One of the main goals of any marketing effort is to get potential clients to respond. Good marketing connects the right company (and their goods and services) with the right audience (the people who want or need those goods and services). You want a potential customer to say, “I need a widget, and you have the kind of widget that will meet my need. Let’s talk!”
One of the best ways to get people to respond is to offer them something they want (generally something free but valuable, such as a special report). Then direct them to a landing page to get it. This lets you know that they’re interested and gives you a way to stay in touch.
However, there are right and wrong ways to set up your landing page. There are things that can suppress responses on your landing pages and other things that can enhance responses. Let’s look at a few Dos and Don’ts for your landing page.
- Tie your landing page to your offer graphically. This lets readers know that they’ve arrived on the right page. That can speed up the process for requesting your offer.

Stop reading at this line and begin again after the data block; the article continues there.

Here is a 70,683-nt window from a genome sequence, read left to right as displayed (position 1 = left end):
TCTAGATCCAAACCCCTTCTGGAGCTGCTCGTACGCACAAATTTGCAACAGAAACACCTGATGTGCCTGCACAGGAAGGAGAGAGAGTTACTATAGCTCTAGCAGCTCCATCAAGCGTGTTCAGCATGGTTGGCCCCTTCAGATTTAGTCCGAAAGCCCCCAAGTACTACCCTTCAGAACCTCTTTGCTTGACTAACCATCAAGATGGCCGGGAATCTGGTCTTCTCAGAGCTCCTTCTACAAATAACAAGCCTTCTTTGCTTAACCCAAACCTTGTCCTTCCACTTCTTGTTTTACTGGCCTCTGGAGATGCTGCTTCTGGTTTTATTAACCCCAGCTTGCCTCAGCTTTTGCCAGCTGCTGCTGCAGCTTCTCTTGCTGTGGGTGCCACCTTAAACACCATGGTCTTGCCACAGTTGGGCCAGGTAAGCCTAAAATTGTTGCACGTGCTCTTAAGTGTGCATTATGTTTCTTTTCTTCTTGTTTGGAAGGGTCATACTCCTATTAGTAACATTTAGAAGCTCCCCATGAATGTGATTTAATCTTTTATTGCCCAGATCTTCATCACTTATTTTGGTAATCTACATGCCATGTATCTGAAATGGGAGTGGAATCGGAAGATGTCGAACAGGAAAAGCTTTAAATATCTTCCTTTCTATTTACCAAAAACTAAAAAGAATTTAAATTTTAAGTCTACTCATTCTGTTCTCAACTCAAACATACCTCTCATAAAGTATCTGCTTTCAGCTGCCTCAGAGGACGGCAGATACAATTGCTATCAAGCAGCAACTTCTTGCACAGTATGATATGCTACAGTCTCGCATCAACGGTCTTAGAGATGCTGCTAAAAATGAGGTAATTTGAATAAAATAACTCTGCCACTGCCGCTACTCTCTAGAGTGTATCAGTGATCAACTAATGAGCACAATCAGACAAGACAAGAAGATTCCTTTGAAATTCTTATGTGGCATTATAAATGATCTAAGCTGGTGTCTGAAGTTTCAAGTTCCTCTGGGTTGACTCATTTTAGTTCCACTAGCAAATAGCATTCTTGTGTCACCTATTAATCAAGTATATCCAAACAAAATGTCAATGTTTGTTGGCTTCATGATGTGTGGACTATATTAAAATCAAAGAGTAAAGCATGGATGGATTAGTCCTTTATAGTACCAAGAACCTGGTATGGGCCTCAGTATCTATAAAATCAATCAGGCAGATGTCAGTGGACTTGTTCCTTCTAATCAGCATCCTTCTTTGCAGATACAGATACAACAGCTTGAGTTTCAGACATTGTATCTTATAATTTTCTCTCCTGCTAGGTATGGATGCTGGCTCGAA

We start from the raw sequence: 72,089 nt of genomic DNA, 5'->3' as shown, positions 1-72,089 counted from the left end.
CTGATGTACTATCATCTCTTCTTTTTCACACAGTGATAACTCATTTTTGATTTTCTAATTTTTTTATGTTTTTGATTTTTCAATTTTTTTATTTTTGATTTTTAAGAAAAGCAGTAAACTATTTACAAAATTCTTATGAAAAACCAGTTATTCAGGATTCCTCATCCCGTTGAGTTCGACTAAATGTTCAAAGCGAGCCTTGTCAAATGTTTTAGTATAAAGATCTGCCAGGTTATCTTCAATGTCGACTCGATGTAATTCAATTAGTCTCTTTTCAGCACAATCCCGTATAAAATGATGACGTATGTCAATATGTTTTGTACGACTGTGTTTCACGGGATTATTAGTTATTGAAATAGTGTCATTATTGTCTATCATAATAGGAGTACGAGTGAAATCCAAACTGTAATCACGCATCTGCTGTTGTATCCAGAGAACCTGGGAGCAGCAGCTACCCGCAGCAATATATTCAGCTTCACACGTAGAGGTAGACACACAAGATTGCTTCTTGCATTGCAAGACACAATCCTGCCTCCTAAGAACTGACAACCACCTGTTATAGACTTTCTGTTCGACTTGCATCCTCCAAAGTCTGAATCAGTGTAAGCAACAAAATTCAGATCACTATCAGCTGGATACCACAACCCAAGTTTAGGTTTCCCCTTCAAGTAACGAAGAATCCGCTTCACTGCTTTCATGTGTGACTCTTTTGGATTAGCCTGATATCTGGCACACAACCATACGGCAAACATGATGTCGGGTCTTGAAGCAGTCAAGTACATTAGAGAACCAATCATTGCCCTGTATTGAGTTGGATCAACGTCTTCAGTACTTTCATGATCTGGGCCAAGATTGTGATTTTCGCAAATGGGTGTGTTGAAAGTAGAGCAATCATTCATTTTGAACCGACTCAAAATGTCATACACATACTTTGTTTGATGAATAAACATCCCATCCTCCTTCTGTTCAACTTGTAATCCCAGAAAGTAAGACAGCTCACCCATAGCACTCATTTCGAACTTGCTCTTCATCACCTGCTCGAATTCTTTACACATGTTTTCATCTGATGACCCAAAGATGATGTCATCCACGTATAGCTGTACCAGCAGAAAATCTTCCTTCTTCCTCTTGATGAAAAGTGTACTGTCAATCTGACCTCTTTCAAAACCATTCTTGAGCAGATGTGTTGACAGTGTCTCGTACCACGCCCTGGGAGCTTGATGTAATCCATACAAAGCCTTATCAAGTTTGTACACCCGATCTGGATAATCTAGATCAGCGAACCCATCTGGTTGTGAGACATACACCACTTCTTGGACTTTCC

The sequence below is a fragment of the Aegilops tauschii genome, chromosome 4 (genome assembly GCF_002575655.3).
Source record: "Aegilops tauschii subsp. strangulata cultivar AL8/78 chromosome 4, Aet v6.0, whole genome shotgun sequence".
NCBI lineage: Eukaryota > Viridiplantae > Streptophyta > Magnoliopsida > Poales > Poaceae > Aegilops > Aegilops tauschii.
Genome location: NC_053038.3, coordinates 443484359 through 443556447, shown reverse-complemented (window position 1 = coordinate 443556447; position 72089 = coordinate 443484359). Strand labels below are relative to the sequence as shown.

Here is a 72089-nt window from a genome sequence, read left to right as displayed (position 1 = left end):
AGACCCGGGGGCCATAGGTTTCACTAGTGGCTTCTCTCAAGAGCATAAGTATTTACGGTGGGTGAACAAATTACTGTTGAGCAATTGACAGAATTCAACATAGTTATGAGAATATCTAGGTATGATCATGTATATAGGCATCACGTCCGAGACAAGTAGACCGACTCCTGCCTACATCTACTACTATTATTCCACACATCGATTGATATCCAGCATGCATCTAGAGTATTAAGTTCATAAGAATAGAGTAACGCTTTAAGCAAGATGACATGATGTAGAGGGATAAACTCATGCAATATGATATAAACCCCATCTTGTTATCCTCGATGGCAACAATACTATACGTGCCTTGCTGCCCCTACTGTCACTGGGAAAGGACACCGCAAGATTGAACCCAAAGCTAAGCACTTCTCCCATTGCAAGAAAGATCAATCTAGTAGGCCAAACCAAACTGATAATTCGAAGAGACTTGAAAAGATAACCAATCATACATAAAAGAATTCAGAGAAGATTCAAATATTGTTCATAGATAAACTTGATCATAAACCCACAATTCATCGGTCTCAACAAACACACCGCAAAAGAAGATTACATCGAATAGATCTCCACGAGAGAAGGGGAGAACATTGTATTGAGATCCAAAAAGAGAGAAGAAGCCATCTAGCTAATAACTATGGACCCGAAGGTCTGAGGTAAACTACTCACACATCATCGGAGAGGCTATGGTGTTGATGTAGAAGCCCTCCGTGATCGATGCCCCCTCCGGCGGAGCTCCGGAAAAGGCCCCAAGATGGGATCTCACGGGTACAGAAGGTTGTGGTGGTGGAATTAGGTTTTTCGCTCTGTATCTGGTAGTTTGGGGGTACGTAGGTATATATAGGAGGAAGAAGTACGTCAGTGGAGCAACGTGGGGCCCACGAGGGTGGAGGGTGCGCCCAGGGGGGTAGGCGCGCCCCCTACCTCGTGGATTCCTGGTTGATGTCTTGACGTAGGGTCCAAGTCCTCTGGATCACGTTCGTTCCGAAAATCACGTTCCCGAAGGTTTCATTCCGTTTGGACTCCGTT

- Keep your information request form as simple and easy as possible. Only ask for information you really need. If it’s a first-time contact and the reader is requesting a report or white paper, you probably just need a name and email address.
- Keep your page clean and simple. Remember, your landing page is about one thing—allowing your potential client to respond by providing you with basic information.
- Make sure your download works. If a visitor gives you their name and email address make sure the promised paper or report downloads. Otherwise it feels like a scam.
- Say “thank you.” It’s just a nice touch and reminds your reader that they are dealing with real people.
- Don’t use your home page. Sometimes businesses will make an offer and then send readers to their home page to request the offer. Readers can easily get lost on your home page. You know your site, so you know where to go. Your reader may not. Plus, anything that distracts your reader can result in them leaving without making contact.
- Don’t try to do multiple things. Introducing another offer or more information can suppress response. Remember: Your landing page is about one thing.
- Don’t include links to other pages on your website. This sounds counter-intuitive, but you don’t want to do anything that will take your reader away from the landing page and the ability to respond.
- Don’t change the title of your offer. If your offer refers to “5 Ways To Build Better Burgers” don’t change the title to, “Secrets To Great Gourmet Hamburgers” on the landing page. Your reader can get confused and abandon the page.
Use these tips and you will make it easier for your prospects and customers to find what they came looking for. This will lead to less frustration for them, and more leads for you!